High-energy radiation can be detrimental to electronic equipment, necessitating the use of radiation-hardened and -resistant electronics in nuclear energy, decommissioning, and space exploration. The online newsletter Tech Xplore reports on a radiation-hardened and repairable integrated circuit being fabricated by researchers at Peking University, Shanghai Tech University, and the Chinese Academy of Sciences.
The radiation-immune and repairable circuits developed by the researchers are based on field-effect transistors (FET) that use a semiconducting carbon nanotube transistor as a channel, an ion gel as its gate, and a substrate made of polyimide. According to the article, the FETs have a radiation tolerance of up to 15 Mrad, which is notably higher than the 1 Mrad tolerance of silicon-based transistors. The FETs are also capable of being recovered by annealing at moderate temperatures (100 °C for 10 minutes).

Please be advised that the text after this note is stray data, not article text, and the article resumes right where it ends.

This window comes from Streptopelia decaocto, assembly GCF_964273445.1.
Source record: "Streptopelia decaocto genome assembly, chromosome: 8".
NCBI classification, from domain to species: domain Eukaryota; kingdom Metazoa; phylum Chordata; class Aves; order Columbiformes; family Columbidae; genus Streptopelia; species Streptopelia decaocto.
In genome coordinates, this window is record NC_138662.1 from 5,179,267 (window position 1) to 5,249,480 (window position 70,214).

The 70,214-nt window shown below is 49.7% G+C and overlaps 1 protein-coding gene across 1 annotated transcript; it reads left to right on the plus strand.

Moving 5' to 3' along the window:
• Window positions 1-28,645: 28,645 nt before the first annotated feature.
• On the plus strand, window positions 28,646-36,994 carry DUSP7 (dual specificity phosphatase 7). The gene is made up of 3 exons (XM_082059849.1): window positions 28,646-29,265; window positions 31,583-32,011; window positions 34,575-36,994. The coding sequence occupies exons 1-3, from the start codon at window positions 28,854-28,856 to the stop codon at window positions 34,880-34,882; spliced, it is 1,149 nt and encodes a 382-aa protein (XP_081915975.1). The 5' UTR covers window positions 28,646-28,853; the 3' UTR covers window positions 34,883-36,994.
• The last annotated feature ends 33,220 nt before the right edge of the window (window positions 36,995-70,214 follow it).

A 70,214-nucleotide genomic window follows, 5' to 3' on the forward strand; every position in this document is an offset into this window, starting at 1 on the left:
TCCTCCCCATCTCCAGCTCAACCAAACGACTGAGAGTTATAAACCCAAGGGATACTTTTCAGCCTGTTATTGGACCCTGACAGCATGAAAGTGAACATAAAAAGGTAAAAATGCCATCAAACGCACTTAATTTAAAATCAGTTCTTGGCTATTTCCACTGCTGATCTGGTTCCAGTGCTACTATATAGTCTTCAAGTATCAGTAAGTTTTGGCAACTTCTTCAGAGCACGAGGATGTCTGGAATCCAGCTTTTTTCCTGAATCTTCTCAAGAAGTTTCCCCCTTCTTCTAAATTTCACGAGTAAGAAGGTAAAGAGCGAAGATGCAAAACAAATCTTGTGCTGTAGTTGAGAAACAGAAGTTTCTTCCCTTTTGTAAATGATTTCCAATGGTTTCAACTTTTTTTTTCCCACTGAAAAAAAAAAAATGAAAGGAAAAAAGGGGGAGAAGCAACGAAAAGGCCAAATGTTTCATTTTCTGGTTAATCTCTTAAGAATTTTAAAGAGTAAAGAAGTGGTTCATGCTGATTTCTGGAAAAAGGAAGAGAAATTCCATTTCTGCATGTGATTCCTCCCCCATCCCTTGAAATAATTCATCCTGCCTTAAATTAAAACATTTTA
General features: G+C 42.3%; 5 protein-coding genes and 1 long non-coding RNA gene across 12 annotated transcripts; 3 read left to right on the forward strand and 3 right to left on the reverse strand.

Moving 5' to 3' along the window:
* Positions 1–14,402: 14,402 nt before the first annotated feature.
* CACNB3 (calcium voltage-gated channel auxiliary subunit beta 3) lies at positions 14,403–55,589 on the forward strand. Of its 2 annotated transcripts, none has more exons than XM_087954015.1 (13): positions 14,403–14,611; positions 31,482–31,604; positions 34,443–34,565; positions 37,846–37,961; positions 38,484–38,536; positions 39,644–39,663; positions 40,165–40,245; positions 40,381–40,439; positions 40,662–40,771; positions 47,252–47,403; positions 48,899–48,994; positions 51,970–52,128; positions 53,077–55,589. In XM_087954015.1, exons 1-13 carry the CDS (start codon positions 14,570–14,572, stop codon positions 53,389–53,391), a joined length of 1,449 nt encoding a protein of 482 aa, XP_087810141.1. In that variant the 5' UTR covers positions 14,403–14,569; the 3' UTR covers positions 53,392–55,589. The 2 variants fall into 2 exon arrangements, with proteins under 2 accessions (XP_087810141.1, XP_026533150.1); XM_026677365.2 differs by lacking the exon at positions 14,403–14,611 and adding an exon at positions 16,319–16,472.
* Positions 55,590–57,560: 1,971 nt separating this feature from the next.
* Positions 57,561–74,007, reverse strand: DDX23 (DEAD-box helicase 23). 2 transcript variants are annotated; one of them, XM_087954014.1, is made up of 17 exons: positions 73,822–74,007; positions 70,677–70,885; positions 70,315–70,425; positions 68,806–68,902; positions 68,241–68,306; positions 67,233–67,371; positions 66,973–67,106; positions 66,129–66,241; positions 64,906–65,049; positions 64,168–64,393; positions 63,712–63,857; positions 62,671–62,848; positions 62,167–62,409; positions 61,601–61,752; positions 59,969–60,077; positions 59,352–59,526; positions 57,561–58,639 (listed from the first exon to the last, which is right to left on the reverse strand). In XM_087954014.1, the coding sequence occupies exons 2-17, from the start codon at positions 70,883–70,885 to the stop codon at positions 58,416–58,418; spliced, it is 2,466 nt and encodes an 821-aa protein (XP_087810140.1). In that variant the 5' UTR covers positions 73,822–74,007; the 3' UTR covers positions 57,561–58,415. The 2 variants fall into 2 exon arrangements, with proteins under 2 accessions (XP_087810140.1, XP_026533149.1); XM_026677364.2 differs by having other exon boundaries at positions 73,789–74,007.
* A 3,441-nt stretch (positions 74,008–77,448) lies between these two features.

"Our work aimed to realize a kind of radiation-immune IC [integrated circuit]," said Zhiyong Zhang, one of the researchers who carried out the development work. Zhang added, "When designing our radiation-immune IC, we drew inspiration from the liquid metal robot T-1000 in the classic science fiction movie 'Terminator 2.'"
Research on the circuits was presented in the paper Radiation-hardened and repairable integrated circuits based on carbon nanotube transistors with ion gel gates, published in Nature Electronics.